But he also notes that, in London, starts were 30% lower than in 2016 and that “some funders and builders are choosing to exit the market when faced with the degree of risk and regulation that now confronts development in the Capital.”

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Sector leader Barratt – which celebrated its 60th birthday this year – put in a solid performance during the 12 months to June 2018 with record turnover and pre-tax profits of £842.5m. Chief executive David Thomas congratulated the business on “building the homes the country desperately needs, creating jobs and supporting economic growth whilst also delivering both operationally and financially for our shareholders.”

Despite Barratt’s upbeat market summary, there are undeniable signs of cooling-off in UK house-building. Five of the top 20 house-builders saw pre-tax profits fall this year, and by significant margins.

The biggest fall in profits was at Keepmoat, which reported an otherwise satisfactory set of results with increased sales and turnover up more than 31% to £556m. Pre-tax profits however nose-dived from £25.4m to £13.5m in the year to 31st March 2018 – a fall of nearly 47%. The cause was a number of “significant trading issues” on a number of sites in the West Midlands which cost the business £13.2m.

Keepmoat has since closed its West Midlands office. During the year it also completed the sale of its regeneration division to ENGIE for £313m.

Retirement homes specialist McCarthy & Stone also saw profits slump, a consequence of a rising cost-base and its almost unique exposure to the vagaries of the second-hand property market. Pre-tax profits fell by 37% from £92m to £58m, the company blaming “continuing economic uncertainty and a slower secondary market”.

Crest Nicholson’s figures are for the year to 31st October 2017 and show pre-tax profits down 29% to £118.7m (2016: £167.2m). The company is not due to file its 2018 results until April, but last month it issued a profit warning, saying that pre-tax profits for the year were unlikely to hit the £205m it forecast in its half-year results released in June.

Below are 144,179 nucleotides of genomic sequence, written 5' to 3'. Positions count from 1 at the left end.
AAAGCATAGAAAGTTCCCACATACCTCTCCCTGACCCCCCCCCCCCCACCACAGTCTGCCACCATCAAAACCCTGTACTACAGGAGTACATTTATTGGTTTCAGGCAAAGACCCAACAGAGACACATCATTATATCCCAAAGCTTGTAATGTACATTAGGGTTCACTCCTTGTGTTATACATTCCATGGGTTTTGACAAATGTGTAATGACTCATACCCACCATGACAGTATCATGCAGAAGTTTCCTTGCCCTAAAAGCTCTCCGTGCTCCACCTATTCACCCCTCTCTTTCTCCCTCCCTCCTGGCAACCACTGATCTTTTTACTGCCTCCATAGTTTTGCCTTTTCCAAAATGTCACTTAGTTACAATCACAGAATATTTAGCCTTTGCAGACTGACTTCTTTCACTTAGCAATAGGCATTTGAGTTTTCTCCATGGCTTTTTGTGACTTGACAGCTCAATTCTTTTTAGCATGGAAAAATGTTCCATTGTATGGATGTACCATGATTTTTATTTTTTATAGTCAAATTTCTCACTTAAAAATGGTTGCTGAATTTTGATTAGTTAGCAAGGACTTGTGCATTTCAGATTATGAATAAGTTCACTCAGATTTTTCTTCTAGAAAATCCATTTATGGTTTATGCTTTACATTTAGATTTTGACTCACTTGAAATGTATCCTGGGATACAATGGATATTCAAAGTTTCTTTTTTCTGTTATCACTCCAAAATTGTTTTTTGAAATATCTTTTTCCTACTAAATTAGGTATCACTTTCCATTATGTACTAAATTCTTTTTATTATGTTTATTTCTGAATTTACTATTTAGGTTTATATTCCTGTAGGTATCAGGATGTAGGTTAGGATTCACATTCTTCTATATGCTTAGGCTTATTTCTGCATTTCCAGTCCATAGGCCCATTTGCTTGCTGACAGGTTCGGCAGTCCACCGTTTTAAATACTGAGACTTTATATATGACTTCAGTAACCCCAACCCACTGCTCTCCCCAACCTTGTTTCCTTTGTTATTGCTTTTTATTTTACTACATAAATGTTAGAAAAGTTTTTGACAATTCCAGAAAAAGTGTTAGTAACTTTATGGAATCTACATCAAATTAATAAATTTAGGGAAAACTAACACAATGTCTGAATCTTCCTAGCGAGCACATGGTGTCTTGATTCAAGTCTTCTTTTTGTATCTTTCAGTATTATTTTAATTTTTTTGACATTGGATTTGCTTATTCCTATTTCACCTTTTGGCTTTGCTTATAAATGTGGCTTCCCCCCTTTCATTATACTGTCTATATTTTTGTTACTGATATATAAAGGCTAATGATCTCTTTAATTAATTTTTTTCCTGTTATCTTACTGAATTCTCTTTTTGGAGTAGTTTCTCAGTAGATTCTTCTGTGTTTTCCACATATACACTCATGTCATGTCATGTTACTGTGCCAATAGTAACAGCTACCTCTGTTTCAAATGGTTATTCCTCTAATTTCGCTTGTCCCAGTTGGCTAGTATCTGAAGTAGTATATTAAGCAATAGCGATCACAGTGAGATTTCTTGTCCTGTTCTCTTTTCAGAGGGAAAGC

Again, rising costs and a weakening market are to blame. Galliard Homes, meanwhile, recorded a drop on both turnover and pre-tax profit, which it says looks worse than it actually is due to changes in accounting practices and the way joint venture partners’ share of profits are accounted for.

Bovis Homes reported both turnover and pre-tax profits down in the year to 31st December 2017, the most recent figures filed with Companies House. But interim results published in September hint at better things this year. Pre-tax profits for the first half of 2018 are £60.2m, up 41% compared with the same period last year, when millions were spent sorting out customer care problems caused by botched building work and employing lawyers and bankers to fend off takeover bids.

The turnaround is largely thanks to operational changes introduced by new CEO Greg Fitzgerald, previously of Galliford Try, who joined the firm in April 2017.

None of the top 20 house-builders can be said to be facing real difficulties, but they are all facing the prospect of leaner times ahead. Several make pointed references to the ‘cyclical nature’ of the sector in their annual reports.

Externally, there are other signs of change in the offing. The Halifax has recently observed that the rate of house-price inflation is at its lowest for five years while the Nationwide Building Society’s property index showed property values fell by 0.5%, month-on-month in August, the biggest decline since July 2012.

Brexit is also having a noticeable impact on the share value of UK-focused firms, house-builders especially. Following this month’s cabinet resignations over prime minister Theresa May’s proposed Brexit deal, shares in Persimmon, Taylor Wimpey, Barratt and Berkeley all closed down between 6.2% and 7.5%.

This article was first published in the December/January 2019 issue of The Construction Index magazine